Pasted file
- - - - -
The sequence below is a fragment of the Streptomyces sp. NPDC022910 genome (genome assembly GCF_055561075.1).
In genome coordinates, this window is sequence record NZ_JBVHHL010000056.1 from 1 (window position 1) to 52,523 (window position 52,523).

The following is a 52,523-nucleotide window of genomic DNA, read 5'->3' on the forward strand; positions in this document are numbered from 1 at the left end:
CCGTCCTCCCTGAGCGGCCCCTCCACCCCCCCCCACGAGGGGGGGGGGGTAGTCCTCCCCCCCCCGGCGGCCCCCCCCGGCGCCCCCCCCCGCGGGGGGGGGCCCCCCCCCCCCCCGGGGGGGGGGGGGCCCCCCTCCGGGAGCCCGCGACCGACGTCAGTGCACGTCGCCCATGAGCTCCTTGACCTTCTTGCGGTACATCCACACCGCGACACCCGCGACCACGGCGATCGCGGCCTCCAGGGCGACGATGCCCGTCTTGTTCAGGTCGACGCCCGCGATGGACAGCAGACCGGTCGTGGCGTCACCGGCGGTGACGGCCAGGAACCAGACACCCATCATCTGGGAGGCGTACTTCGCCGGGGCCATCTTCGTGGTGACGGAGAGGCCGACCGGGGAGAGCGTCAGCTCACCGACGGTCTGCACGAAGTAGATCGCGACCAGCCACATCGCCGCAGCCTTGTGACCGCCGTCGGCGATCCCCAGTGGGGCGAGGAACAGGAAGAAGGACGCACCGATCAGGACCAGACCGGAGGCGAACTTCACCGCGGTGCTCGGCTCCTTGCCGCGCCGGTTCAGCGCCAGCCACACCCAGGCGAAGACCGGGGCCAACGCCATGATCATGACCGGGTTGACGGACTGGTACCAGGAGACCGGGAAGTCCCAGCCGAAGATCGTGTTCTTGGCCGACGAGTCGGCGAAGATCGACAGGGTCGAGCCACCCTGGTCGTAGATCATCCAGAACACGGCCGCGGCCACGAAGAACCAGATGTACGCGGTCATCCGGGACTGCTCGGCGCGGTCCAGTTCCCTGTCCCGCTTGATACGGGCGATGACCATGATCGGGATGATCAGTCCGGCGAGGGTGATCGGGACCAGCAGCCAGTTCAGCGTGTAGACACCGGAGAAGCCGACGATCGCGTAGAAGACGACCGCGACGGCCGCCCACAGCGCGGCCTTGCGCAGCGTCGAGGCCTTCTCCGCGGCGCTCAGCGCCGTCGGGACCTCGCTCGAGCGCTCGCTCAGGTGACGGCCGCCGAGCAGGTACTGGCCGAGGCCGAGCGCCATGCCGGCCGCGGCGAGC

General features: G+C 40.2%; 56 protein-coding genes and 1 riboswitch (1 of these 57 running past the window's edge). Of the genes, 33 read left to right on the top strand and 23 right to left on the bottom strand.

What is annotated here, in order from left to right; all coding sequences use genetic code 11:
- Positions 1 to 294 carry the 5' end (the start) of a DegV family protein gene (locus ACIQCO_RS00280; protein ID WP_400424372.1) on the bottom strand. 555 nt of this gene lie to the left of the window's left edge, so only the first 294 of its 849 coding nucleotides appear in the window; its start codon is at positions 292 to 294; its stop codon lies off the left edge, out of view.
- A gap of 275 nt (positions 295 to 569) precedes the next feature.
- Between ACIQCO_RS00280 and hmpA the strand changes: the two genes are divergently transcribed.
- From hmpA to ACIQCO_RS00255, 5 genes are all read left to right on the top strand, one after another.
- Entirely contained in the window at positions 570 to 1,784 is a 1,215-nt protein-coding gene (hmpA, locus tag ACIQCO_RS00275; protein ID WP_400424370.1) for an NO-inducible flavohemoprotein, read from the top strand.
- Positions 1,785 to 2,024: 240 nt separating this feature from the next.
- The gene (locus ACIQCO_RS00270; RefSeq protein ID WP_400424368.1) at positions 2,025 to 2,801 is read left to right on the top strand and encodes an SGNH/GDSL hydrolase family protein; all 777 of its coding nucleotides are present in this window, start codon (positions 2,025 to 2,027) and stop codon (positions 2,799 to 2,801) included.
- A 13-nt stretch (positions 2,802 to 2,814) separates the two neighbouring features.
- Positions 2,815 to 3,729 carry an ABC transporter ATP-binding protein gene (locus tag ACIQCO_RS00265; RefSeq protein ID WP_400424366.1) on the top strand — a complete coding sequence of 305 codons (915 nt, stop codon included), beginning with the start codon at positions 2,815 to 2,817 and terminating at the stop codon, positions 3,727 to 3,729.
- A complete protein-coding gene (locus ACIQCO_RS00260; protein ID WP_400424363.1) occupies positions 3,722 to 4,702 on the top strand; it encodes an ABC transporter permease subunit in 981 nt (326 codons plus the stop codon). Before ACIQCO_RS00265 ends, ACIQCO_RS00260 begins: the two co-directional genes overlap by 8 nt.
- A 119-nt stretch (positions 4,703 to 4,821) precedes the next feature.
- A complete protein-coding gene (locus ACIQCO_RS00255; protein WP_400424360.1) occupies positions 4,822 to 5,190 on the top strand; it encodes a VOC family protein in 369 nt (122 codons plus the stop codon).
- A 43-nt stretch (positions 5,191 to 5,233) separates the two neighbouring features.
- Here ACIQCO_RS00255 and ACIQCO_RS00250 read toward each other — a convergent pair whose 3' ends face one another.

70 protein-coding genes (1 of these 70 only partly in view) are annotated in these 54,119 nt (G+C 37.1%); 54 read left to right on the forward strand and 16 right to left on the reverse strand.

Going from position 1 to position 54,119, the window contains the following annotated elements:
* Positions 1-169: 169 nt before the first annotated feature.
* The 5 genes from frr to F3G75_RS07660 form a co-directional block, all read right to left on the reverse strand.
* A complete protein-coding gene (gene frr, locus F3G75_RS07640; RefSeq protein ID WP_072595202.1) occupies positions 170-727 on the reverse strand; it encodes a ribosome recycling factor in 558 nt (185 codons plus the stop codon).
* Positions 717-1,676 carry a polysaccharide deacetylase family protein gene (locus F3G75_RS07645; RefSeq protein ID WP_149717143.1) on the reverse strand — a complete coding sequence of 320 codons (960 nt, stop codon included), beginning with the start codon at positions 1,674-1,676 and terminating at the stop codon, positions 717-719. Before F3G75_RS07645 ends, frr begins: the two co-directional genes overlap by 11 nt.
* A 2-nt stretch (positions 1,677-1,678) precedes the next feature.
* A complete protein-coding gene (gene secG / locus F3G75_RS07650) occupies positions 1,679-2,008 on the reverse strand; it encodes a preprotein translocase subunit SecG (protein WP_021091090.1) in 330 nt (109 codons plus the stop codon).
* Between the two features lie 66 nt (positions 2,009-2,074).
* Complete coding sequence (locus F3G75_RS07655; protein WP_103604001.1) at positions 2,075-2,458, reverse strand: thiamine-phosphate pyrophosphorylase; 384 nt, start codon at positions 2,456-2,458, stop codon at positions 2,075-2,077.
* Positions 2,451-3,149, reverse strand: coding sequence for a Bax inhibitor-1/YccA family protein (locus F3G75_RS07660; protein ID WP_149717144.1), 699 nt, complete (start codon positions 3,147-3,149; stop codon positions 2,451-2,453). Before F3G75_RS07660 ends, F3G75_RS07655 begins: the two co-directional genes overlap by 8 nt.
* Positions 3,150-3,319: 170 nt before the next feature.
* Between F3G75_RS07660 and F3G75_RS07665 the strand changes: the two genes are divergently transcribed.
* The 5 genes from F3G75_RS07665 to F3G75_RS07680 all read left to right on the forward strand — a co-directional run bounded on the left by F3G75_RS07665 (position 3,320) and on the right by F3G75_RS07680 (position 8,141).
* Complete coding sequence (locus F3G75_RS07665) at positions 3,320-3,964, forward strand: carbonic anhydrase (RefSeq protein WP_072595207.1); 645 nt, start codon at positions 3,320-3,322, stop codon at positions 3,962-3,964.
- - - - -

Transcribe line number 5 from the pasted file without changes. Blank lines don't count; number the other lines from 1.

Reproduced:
General features: G+C 40.2%; 56 protein-coding genes and 1 riboswitch (1 of these 57 running past the window's edge). Of the genes, 33 read left to right on the top strand and 23 right to left on the bottom strand.